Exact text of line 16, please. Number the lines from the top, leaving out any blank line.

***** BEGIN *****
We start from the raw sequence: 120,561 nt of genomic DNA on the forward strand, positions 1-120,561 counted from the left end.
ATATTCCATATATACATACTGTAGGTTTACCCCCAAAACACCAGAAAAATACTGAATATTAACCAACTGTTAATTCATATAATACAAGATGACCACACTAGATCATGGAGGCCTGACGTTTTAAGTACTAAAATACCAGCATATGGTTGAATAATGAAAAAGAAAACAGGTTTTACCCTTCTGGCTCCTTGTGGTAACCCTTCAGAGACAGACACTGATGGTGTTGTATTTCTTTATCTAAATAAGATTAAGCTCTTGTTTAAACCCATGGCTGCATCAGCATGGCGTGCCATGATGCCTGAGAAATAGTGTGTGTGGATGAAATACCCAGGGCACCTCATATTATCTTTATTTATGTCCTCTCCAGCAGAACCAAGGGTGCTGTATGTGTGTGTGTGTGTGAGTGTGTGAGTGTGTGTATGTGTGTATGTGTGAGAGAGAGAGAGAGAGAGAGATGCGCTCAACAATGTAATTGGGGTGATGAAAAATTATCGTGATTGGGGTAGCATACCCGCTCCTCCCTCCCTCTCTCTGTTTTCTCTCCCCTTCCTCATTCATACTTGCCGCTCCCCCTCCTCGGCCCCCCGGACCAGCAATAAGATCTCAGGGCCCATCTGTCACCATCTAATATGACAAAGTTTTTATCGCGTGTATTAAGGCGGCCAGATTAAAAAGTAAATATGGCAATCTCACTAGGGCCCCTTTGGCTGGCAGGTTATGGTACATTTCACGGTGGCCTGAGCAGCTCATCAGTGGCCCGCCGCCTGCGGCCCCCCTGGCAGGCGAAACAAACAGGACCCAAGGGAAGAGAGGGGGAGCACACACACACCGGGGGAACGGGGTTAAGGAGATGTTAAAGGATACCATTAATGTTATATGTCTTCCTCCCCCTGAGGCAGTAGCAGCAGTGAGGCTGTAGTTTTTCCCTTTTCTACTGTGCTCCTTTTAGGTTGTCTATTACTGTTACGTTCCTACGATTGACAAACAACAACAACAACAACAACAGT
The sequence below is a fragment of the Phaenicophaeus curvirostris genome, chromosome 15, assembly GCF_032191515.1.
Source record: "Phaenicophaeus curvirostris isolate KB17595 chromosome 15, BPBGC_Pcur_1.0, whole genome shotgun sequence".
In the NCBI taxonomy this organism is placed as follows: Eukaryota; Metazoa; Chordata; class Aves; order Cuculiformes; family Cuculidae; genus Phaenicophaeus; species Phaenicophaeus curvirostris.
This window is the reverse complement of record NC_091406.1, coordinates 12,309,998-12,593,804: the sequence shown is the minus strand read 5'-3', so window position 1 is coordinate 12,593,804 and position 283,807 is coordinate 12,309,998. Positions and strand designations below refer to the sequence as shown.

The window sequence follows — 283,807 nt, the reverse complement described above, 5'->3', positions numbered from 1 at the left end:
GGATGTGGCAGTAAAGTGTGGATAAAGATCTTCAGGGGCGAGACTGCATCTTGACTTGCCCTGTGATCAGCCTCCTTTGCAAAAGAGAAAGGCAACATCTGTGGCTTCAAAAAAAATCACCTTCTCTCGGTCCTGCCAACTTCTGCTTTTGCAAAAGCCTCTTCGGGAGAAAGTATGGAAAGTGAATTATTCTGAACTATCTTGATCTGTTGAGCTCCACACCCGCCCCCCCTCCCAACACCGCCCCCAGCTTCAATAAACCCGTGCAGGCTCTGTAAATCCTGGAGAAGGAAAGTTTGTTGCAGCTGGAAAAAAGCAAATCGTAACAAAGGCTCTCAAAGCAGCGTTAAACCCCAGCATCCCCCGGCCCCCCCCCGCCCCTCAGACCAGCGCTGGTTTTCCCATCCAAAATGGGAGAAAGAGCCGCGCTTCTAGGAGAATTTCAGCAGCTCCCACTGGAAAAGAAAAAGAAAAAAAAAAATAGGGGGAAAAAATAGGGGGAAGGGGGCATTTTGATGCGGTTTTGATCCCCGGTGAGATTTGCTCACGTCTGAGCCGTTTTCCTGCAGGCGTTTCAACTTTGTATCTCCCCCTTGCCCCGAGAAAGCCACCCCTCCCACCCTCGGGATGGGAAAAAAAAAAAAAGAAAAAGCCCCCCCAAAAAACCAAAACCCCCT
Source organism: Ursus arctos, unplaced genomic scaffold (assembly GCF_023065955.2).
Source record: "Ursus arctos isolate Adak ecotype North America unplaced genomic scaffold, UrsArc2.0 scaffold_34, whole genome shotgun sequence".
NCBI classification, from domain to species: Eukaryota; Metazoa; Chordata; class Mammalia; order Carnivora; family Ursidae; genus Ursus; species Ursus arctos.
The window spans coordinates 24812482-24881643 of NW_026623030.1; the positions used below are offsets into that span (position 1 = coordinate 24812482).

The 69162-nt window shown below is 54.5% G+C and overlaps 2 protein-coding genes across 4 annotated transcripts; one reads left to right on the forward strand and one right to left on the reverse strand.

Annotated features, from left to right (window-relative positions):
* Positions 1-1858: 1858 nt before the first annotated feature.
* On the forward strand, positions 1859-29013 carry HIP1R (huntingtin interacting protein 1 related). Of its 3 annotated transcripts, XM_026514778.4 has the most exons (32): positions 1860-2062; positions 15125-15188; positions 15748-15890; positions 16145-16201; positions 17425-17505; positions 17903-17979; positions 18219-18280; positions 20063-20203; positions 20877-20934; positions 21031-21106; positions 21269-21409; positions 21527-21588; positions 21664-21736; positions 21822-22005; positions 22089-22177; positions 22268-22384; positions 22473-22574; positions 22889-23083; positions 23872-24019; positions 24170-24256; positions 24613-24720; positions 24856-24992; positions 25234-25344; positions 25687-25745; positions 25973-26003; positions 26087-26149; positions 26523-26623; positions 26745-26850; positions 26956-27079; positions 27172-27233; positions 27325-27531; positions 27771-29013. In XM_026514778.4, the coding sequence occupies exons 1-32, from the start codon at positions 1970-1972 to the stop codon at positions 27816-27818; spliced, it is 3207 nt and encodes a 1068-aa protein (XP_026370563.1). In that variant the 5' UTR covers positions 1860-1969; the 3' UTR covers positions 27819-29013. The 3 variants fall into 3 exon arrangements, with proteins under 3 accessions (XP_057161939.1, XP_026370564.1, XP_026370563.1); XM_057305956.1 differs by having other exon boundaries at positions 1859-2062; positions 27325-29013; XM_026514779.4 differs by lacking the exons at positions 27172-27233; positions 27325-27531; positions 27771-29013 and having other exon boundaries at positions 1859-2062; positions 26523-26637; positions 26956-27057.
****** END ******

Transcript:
* On the forward strand, positions 1859-29013 carry HIP1R (huntingtin interacting protein 1 related). Of its 3 annotated transcripts, XM_026514778.4 has the most exons (32): positions 1860-2062; positions 15125-15188; positions 15748-15890; positions 16145-16201; positions 17425-17505; positions 17903-17979; positions 18219-18280; positions 20063-20203; positions 20877-20934; positions 21031-21106; positions 21269-21409; positions 21527-21588; positions 21664-21736; positions 21822-22005; positions 22089-22177; positions 22268-22384; positions 22473-22574; positions 22889-23083; positions 23872-24019; positions 24170-24256; positions 24613-24720; positions 24856-24992; positions 25234-25344; positions 25687-25745; positions 25973-26003; positions 26087-26149; positions 26523-26623; positions 26745-26850; positions 26956-27079; positions 27172-27233; positions 27325-27531; positions 27771-29013. In XM_026514778.4, the coding sequence occupies exons 1-32, from the start codon at positions 1970-1972 to the stop codon at positions 27816-27818; spliced, it is 3207 nt and encodes a 1068-aa protein (XP_026370563.1). In that variant the 5' UTR covers positions 1860-1969; the 3' UTR covers positions 27819-29013. The 3 variants fall into 3 exon arrangements, with proteins under 3 accessions (XP_057161939.1, XP_026370564.1, XP_026370563.1); XM_057305956.1 differs by having other exon boundaries at positions 1859-2062; positions 27325-29013; XM_026514779.4 differs by lacking the exons at positions 27172-27233; positions 27325-27531; positions 27771-29013 and having other exon boundaries at positions 1859-2062; positions 26523-26637; positions 26956-27057.